But where things especially apply for us is that we know when someone is more tired throughout the day they’re more likely to give into cravings and go off plan. Why? Because adequate sleep is a vital resource for giving us the mental strength to stay on plan and resist cravings or meals that we know may not fit into our plan at that specific moment in time.
Saying no to things requires a significant amount of energy. More than most of us are really aware of. You’ll have a much easier time of saying no and feeling okay about it when you’re well rested vs. when you’re constantly pressing snooze.
Dress like you’re already fit.
Ever heard of enclothed cognition? I doubt it. But it’s a powerful tool and one that you need to start using for your own personal gain.
Enclothed cognition basically means taking on the mindset of the clothes you’re wearing. For example, it’s been shown that if you wear a white coat that you believe belongs to a doctor, you’ll pay attention more. If you believe that the same coat applies to a painter, you won’t change at all.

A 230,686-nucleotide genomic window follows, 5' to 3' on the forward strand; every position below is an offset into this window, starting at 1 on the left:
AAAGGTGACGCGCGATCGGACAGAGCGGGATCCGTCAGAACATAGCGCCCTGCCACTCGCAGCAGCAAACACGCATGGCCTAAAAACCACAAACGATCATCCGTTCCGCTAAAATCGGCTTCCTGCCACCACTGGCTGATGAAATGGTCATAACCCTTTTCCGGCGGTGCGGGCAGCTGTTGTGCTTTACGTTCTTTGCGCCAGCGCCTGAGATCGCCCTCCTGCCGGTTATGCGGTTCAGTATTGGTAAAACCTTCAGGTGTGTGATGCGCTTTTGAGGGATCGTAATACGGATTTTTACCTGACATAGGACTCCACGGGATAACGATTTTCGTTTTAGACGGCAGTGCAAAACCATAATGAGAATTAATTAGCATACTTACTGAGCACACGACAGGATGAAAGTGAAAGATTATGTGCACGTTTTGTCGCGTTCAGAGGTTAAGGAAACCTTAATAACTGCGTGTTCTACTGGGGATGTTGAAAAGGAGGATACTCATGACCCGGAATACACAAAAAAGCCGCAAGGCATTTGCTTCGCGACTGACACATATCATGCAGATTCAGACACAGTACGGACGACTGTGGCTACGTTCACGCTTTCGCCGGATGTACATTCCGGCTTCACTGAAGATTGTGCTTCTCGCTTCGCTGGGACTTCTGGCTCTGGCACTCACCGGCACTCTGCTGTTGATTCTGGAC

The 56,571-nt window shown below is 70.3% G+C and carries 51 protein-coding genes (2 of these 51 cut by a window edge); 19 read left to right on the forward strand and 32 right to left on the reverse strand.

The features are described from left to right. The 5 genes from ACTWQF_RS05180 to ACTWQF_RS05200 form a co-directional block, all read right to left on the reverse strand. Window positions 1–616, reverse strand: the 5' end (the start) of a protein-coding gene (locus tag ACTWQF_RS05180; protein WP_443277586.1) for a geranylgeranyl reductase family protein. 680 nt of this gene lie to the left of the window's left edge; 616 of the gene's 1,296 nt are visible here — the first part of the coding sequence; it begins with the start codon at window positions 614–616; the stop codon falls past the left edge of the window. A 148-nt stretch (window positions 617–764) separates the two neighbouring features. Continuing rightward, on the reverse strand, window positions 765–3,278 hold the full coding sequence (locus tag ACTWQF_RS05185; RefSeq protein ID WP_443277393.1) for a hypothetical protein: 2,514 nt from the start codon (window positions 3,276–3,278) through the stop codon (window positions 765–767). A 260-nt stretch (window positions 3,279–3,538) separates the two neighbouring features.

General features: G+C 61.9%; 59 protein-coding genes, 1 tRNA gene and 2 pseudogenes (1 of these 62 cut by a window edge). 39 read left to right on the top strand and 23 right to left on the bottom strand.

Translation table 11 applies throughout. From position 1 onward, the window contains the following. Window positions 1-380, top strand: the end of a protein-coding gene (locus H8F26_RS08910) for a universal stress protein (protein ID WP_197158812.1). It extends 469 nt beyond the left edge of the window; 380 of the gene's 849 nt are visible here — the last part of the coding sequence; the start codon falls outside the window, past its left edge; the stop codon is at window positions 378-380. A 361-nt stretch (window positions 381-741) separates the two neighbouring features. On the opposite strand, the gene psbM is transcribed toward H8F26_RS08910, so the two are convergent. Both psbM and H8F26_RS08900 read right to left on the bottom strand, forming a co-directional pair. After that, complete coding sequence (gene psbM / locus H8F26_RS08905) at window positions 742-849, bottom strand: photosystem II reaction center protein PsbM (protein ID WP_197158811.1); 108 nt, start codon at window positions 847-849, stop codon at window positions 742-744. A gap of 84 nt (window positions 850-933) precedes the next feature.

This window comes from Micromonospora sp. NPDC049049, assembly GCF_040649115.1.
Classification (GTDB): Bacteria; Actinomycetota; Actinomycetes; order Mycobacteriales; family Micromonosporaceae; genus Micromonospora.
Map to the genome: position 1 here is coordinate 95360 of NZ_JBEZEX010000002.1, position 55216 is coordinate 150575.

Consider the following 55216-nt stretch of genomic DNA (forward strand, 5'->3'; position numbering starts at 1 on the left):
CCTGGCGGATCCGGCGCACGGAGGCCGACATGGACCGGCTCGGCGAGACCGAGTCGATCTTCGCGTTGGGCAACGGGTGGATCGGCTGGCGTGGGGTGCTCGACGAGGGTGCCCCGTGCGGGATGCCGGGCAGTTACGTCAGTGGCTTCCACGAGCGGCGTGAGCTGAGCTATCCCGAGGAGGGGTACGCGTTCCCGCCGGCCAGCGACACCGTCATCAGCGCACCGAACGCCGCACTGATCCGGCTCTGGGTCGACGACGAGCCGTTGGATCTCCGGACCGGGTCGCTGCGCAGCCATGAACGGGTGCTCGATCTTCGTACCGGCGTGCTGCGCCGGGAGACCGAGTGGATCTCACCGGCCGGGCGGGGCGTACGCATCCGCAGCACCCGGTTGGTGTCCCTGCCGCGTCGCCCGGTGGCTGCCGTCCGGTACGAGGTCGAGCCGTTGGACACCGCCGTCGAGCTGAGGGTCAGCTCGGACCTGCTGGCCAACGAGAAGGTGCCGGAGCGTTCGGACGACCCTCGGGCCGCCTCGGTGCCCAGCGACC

In the same vein, if you don a fake police uniform just to wear around for the day, research says that you’ll start acting a bit more courageously while wearing the uniform.
Vonnegut is famous for the quote, “We are what we pretend to be, so we must be careful about what we pretend to be.” And that couldn’t be truer when it comes to the clothes we wear and how we carry ourselves on a day-to-day basis.
If you’ve got a major goal that involves some dramatic physique change, one of the most valuable things you can start doing is acting and dressing like the person who has reached that goal would. It sounds crazy, but your brain begins registering those clothes and those actions as that person, in turn creating a feedback loop. Because the more you believe you are that person, the more you act like that person, meaning the more you start to become that person.